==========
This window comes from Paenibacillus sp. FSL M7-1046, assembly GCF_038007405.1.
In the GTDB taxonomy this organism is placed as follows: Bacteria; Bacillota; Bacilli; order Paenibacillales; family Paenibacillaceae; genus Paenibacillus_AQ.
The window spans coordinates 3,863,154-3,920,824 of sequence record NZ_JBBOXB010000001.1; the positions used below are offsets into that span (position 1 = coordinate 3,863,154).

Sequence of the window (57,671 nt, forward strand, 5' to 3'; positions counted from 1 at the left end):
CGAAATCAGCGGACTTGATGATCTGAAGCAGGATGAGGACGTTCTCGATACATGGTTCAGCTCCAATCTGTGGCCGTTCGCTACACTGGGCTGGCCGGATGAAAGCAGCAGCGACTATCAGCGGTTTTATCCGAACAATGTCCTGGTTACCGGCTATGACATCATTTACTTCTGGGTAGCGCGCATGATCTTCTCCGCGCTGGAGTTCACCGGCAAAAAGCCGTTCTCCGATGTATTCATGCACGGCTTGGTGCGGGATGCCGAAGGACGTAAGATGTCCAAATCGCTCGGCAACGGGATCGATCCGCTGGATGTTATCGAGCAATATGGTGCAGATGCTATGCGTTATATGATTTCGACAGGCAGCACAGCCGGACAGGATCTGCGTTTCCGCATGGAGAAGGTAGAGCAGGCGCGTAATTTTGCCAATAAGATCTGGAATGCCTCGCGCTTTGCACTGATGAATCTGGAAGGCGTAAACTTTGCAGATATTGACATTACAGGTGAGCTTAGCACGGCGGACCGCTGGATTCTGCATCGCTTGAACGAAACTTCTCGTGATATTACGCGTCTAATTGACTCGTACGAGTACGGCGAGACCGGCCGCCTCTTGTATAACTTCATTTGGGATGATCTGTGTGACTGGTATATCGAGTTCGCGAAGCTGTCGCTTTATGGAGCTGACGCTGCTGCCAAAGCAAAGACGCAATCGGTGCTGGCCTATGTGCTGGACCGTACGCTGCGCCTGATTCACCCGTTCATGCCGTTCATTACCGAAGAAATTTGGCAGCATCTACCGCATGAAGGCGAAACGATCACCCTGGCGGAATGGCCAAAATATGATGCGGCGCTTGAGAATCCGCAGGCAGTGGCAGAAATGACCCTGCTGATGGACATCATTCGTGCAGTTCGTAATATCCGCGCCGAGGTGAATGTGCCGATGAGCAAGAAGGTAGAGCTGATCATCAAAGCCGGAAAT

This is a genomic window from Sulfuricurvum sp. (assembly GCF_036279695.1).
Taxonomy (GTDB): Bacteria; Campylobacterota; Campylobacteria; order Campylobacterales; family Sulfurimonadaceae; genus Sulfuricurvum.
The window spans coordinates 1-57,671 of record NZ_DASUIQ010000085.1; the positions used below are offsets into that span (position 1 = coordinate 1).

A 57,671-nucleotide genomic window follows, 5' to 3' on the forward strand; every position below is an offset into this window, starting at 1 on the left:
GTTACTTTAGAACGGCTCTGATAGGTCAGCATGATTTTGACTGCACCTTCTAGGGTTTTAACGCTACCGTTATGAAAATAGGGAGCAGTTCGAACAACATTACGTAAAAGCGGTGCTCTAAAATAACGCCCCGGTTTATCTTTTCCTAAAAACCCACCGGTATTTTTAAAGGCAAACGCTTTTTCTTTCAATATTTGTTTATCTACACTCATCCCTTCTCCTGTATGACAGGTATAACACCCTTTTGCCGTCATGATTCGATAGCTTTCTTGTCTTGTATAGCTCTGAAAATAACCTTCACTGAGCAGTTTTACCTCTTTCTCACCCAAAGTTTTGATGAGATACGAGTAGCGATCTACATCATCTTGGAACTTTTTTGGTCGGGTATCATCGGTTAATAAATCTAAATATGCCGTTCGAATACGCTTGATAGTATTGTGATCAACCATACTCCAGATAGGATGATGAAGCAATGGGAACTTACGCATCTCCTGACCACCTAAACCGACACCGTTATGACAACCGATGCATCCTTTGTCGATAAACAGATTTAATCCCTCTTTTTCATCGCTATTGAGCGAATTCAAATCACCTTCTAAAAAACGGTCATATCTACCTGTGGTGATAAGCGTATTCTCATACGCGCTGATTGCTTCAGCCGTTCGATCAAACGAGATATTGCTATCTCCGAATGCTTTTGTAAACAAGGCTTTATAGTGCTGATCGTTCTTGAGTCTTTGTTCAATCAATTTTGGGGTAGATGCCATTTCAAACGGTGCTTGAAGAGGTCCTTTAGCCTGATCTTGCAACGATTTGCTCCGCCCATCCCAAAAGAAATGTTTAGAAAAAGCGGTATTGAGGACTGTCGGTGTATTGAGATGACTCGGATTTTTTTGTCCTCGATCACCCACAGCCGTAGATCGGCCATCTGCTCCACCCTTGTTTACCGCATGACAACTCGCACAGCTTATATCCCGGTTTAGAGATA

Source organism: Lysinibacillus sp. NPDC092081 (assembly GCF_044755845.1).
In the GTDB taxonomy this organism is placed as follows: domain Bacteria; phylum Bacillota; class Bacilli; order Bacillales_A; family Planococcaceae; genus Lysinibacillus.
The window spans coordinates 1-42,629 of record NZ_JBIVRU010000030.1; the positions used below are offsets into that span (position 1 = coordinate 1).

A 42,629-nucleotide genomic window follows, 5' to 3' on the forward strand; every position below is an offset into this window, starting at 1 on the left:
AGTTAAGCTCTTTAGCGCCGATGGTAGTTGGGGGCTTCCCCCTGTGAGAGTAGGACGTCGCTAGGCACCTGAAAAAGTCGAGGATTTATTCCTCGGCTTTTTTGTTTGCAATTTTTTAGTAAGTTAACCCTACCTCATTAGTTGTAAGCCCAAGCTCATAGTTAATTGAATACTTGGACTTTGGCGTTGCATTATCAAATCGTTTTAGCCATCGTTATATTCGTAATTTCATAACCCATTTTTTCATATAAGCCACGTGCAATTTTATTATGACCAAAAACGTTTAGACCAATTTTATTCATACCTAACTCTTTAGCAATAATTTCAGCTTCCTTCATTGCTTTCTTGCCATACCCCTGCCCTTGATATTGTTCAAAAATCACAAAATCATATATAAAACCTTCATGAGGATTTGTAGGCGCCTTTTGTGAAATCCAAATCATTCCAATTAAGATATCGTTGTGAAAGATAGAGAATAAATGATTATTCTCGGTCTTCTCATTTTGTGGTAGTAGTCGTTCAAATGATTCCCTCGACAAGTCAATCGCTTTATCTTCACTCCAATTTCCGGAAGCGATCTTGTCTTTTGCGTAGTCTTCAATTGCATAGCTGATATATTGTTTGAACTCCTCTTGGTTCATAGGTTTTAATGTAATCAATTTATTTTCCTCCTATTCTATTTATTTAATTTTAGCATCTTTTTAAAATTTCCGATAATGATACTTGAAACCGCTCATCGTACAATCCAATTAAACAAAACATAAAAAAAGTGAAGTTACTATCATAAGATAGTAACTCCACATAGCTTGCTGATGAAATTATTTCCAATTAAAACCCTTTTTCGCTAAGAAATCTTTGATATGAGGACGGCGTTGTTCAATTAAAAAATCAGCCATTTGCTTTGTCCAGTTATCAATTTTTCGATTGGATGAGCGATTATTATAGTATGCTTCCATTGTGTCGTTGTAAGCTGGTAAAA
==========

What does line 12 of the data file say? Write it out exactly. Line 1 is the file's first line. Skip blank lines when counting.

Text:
In the GTDB taxonomy this organism is placed as follows: domain Bacteria; phylum Bacillota; class Bacilli; order Bacillales_A; family Planococcaceae; genus Lysinibacillus.